The T-80 MBT was one of the last of the Soviet Union's "Cold Warriors". The first mass produced T-80 was the -B model and it was upgraded to the -U and -UD versions just in time for the Iron Curtain to fall. DML produced a kit of first the -B model and then the misnamed -UD model in the late 1980's and early 1990's and the kits, while good for their day, now show their age with so much more information available now to the model builder. SKIF produced a much more accurate, but also much more toy-like T-80UD kit in the late 1990's and while it is a good base to accurize from, tracks are definitely one of the least detailed and accurate pieces. And we will not even discuss the Lindberg or Firefox T-80 kits.
While SP Designs has offered replacement tracks for many years, they are lacking in detail. Now, not one but TWO set of accurate replacement tracks are available, of which I will be looking at the Master Club offering.
The tracks are packaged in two plastic baggies with an exterior label. Cast in black resin as individual links, they are crisply molded with excellent detail. They are also "Click" assembly links, which means that you just pressure fit them together and a small indention on the side of the track pad catches on a dimple molded on the end connector. Simple and effective. I was able to handle the linked tracks with reasonable force (hey, they are 1/35 resin pieces) and had no problem with links coming apart or breaking.
They are very detailed, with all the bolt detail found on the real tracks, and the pads showing up very crisply. The pads seem a bit thin to me, compared to photos, and look more like the metallic pads seen on the T-90 series, but I am not sure without access to real T-80 track pads. The guide horn is SPOT ON to my references, with all the proper angles and changes in shape...and they are hollow. It really is a neat feat to see this all done on a one-piece resin track. And the end connectors are crisp and accurate...they look like separate pieces, not a single cast piece.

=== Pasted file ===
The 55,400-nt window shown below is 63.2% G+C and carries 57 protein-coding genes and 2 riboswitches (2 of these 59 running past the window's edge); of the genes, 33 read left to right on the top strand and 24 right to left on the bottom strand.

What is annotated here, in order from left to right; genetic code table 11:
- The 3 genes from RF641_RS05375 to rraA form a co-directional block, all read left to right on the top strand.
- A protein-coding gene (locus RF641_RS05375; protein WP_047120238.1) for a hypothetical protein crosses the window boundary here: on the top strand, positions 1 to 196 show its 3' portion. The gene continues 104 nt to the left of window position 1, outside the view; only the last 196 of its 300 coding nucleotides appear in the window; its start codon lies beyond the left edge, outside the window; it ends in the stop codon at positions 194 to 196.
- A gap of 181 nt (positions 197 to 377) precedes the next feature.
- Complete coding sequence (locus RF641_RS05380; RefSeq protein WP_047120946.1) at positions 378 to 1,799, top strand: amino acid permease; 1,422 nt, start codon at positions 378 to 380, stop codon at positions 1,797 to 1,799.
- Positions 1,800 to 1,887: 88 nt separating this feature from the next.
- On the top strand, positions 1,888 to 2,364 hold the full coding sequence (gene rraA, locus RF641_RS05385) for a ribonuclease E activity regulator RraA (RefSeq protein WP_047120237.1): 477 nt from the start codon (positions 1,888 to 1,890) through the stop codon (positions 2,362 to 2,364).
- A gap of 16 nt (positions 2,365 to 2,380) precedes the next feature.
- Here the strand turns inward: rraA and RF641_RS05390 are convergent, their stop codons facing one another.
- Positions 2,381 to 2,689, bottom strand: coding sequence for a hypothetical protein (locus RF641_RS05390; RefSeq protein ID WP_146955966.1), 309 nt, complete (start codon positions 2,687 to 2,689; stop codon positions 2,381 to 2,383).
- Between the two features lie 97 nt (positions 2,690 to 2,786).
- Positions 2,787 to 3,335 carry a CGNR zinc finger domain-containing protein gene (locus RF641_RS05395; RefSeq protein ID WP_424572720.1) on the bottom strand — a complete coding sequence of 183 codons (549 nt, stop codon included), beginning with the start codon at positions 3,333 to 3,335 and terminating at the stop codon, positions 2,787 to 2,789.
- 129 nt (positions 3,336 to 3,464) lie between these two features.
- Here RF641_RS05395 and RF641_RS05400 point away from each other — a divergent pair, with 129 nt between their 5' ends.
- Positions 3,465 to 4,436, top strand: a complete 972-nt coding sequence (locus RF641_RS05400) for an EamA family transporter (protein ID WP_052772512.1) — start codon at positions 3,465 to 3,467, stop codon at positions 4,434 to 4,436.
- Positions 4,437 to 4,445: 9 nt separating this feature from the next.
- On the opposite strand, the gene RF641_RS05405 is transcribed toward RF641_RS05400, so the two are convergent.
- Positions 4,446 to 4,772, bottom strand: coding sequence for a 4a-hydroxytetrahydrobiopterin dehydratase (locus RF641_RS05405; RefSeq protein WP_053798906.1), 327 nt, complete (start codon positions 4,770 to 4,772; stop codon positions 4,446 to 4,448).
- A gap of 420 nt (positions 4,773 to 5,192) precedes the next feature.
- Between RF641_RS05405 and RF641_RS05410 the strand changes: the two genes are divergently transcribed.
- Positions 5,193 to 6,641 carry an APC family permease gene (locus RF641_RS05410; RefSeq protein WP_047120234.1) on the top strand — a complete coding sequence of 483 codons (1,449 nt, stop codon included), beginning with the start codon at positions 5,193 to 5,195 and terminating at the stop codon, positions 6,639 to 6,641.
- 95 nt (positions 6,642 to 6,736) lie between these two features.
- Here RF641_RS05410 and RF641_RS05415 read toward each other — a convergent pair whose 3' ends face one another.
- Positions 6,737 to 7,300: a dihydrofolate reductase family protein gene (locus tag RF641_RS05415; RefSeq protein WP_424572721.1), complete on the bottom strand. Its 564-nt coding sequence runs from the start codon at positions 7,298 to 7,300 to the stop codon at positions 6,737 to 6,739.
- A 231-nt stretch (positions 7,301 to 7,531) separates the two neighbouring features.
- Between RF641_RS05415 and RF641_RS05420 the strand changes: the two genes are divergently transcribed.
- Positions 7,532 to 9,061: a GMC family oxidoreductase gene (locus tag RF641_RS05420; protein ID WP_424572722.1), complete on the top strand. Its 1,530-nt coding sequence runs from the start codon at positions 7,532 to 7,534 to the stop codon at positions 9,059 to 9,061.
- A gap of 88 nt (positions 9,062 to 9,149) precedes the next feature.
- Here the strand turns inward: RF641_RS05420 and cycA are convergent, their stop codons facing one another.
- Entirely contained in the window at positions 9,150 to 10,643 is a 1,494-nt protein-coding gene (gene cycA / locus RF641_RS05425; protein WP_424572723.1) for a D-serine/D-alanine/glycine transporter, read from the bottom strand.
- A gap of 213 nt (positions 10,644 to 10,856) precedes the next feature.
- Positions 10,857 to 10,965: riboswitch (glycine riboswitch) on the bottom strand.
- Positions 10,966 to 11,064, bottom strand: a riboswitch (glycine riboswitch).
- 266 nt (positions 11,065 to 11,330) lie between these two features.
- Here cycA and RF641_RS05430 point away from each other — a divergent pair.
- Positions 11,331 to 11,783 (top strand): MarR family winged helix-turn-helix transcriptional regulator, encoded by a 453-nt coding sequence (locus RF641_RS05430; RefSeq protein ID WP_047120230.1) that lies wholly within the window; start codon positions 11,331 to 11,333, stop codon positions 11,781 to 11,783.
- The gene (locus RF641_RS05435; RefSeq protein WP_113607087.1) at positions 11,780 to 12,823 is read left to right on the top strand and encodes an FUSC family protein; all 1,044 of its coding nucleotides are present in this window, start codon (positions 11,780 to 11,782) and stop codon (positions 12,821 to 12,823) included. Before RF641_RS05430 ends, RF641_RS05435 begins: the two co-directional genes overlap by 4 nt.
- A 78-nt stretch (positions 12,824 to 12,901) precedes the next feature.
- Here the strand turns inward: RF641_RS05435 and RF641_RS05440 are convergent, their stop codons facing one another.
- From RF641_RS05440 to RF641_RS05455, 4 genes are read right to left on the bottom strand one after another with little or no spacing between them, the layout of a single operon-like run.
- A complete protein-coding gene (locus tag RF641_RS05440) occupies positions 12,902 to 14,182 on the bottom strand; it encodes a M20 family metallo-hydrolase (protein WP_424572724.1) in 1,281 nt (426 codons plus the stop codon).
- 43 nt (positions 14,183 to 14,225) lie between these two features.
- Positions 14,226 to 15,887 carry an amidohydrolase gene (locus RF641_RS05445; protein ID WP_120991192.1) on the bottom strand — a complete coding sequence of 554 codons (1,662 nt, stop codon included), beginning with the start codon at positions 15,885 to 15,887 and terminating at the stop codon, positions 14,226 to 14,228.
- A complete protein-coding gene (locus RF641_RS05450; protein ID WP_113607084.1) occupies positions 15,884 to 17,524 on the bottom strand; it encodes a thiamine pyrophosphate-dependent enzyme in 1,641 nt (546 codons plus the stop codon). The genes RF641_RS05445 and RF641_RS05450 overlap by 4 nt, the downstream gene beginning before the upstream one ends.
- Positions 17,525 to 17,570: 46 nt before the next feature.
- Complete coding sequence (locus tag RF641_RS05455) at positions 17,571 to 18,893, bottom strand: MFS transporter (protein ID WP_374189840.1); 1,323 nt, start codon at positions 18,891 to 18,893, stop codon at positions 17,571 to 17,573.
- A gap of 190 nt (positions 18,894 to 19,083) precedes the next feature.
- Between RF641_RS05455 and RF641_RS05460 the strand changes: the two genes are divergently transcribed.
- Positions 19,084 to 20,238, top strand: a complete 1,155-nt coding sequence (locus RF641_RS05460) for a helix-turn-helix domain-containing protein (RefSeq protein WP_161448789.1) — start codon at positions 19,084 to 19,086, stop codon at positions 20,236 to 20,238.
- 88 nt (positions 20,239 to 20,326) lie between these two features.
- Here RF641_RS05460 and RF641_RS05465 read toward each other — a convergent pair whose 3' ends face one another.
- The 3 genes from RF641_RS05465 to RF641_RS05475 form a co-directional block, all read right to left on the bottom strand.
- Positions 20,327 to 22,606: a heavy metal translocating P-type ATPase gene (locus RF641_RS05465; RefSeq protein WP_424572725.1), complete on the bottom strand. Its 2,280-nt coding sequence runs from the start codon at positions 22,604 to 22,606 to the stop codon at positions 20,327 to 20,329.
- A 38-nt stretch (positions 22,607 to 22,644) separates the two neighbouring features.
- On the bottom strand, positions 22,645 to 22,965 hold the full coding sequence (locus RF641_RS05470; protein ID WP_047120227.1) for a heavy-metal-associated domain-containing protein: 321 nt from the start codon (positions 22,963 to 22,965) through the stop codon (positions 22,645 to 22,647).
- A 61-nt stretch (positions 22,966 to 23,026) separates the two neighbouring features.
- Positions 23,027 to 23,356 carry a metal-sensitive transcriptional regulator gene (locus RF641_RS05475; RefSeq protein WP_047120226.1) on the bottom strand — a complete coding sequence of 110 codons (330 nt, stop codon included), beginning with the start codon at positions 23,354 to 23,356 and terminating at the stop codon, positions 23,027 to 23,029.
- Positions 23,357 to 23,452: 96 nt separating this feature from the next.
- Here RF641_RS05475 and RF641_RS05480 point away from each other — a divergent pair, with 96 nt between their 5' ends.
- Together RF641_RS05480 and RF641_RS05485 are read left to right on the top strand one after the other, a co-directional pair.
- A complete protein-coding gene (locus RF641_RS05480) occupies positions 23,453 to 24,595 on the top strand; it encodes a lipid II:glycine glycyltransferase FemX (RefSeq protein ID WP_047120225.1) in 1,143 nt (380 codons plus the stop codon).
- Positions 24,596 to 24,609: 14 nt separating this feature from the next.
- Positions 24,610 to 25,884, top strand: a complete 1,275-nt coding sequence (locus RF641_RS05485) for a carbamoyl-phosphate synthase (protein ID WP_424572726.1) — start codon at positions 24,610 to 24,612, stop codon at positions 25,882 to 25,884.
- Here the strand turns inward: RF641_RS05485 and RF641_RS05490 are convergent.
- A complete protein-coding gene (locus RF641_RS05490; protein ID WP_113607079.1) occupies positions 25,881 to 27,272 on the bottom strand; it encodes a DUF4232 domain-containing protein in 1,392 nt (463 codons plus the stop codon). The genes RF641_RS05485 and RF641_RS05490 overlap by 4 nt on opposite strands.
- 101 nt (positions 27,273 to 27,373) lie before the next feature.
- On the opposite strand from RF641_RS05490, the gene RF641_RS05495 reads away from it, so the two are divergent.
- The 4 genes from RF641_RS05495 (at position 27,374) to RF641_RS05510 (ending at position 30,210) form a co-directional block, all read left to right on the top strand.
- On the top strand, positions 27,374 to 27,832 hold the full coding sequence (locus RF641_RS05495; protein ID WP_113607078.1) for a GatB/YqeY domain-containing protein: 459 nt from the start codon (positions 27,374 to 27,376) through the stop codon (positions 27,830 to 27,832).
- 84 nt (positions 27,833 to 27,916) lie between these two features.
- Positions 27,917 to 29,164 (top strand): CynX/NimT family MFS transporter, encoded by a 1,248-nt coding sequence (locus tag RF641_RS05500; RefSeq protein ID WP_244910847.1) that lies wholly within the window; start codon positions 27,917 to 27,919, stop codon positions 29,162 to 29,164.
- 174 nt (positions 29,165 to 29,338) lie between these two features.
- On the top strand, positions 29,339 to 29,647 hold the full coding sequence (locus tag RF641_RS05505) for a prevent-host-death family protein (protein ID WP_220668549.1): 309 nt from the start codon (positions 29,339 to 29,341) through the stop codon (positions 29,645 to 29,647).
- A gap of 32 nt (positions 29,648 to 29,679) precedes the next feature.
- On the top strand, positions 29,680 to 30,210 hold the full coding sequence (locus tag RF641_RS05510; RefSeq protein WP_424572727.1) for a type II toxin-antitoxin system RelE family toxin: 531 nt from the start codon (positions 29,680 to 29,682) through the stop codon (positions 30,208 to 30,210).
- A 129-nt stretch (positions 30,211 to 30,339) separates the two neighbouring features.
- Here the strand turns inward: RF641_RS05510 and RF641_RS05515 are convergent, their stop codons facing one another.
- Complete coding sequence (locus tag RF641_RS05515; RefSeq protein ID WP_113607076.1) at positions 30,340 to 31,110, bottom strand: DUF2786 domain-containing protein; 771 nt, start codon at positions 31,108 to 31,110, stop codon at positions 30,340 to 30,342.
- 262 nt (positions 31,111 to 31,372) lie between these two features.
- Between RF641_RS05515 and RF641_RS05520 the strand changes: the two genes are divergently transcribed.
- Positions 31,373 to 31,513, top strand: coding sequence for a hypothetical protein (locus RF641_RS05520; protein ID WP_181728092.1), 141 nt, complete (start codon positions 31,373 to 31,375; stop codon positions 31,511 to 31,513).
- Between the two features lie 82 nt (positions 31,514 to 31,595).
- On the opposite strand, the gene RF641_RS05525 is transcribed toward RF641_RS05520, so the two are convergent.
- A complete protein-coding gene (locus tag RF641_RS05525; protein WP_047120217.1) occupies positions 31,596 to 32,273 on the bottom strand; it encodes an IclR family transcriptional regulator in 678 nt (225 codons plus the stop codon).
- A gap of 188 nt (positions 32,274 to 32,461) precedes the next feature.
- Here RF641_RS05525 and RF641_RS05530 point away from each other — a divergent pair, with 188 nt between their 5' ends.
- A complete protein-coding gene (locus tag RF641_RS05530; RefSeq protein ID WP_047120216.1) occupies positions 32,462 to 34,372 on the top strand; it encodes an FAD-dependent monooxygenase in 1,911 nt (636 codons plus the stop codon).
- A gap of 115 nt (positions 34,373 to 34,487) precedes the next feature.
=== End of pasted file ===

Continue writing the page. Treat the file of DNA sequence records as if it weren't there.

The only real inaccuracy of the track is the simple nature of making these tracks in resin: The end connectors are fixed. What does that mean? Well, the real T-80 tracks are double dry pinned tracks, meaning that the end connector will pivot on BOTH pins. Well, the resin tracks are cast with the end connectors flat on one pin and unmovable, so when you go to run them around the sprocket or idler, it will not be absolutely correct. But to be honest, I know about this "issue" and I still find it hard to get upset about. But I have noted it here so you can make an informed choice.
Using my digital calipers, I measured the tracks out at:
- 6.94mm Wide x 16.86mm Deep x 5.47mm Tall at the guide horn.
- The end connectors are 3.71mm wide.
- The track pads are 4.70mm front-to-back.
Now you can compare your measurements of the real track to the Masterclub offering.
Marveling in the glow of such wonderful tracks I decided to fit them to some of my T-80 kits...and then the fun started.
I wanted to see how well the tracks would fit the SP Designs sprocket I had. Uh oh, it would not go in far enough to allow the end connectors to go into the sprocket teeth. So I checked the SKIF kit sprocket...WORSE! The teeth of the sprocket are too "fat" and too closely spaced. Uh oh indeed.
Breaking out my DML T-80U SMT m1989 (Yeah, the mislabeled T-80UD) I dug out a sprocket and test fit on that and...it fit pretty darn well. Then I got out the references and noted that the DML sprocket is pretty darn accurate, ESPECIALLY for a 25 year old kit. So there is a kit these track will work with 'Out of the Bag'. But what to do about fitting them to a SKIF kit?
Well, the problem is that the guide teeth on the tracks are too 'tall'; they bump into the center of the sprocket. DML's sprocket center is much thinner. So the idea is to either shorten the guide teeth or to thin the sprocket center.
Thinning the sprocket on the SKIF kit is really not an option due to the way the final drive is molded on the lower hull. Also, the inner sprocket piece is fairly thin and would probably require too much material to be removed. Retrofitting a DML sprocket would also be an option, but it would involve a fair bit of work as the SKIF final drive does not fit into the inner piece of the DML sprocket. And the SP Designs sprocket is the marriage of the outer DML piece with the Inner SKIF piece with DML sprocket teeth. SIgh.
Another answer is to shorten the guide teeth around the SKIF/SP Designs sprocket. See photo as to how much needs to come off. However, all road wheels worked fine with the guide horns/tracks, so the only problem is the sprocket.
All in all, they are excellent tracks but they only work easily on the most inaccurate kit on the market. I wish they had included a replacement sprocket as well to help with this issue.